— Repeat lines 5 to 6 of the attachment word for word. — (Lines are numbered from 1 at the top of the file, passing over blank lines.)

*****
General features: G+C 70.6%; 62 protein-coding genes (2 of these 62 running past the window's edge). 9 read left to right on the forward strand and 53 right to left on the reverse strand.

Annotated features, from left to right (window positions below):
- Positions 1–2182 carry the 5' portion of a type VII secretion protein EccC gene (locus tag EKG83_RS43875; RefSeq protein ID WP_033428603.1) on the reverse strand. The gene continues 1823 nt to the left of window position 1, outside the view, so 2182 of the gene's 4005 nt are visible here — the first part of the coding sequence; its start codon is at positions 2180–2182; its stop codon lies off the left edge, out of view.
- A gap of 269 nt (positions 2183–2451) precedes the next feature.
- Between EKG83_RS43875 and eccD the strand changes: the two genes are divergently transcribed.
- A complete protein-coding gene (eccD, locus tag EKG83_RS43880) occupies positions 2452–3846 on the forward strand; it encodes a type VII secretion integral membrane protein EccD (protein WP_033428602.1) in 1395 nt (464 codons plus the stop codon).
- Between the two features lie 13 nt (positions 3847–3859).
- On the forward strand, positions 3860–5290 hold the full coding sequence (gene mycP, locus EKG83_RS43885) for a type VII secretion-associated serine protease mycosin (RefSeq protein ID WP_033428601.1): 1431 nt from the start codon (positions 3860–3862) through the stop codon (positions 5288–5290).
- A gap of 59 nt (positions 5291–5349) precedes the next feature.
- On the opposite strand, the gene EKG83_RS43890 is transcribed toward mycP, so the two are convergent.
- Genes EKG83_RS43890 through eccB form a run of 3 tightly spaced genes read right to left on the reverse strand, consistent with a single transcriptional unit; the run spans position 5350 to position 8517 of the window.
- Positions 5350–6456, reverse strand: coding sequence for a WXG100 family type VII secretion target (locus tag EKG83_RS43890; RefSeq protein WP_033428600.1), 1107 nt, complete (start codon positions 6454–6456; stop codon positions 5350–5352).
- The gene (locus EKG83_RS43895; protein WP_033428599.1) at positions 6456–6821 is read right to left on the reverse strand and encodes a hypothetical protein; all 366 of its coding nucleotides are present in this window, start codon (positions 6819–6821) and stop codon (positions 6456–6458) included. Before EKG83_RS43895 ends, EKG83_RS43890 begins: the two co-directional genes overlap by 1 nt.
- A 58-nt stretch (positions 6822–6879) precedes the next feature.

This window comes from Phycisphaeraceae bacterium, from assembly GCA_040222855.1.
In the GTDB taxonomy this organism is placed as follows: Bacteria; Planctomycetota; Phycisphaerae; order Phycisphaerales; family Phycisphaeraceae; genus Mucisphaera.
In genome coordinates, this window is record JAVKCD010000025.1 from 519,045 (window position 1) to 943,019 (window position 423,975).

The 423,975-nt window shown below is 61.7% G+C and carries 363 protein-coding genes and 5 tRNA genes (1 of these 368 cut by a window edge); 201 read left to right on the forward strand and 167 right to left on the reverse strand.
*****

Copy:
- Between EKG83_RS43875 and eccD the strand changes: the two genes are divergently transcribed.
- A complete protein-coding gene (eccD, locus tag EKG83_RS43880) occupies positions 2452–3846 on the forward strand; it encodes a type VII secretion integral membrane protein EccD (protein WP_033428602.1) in 1395 nt (464 codons plus the stop codon).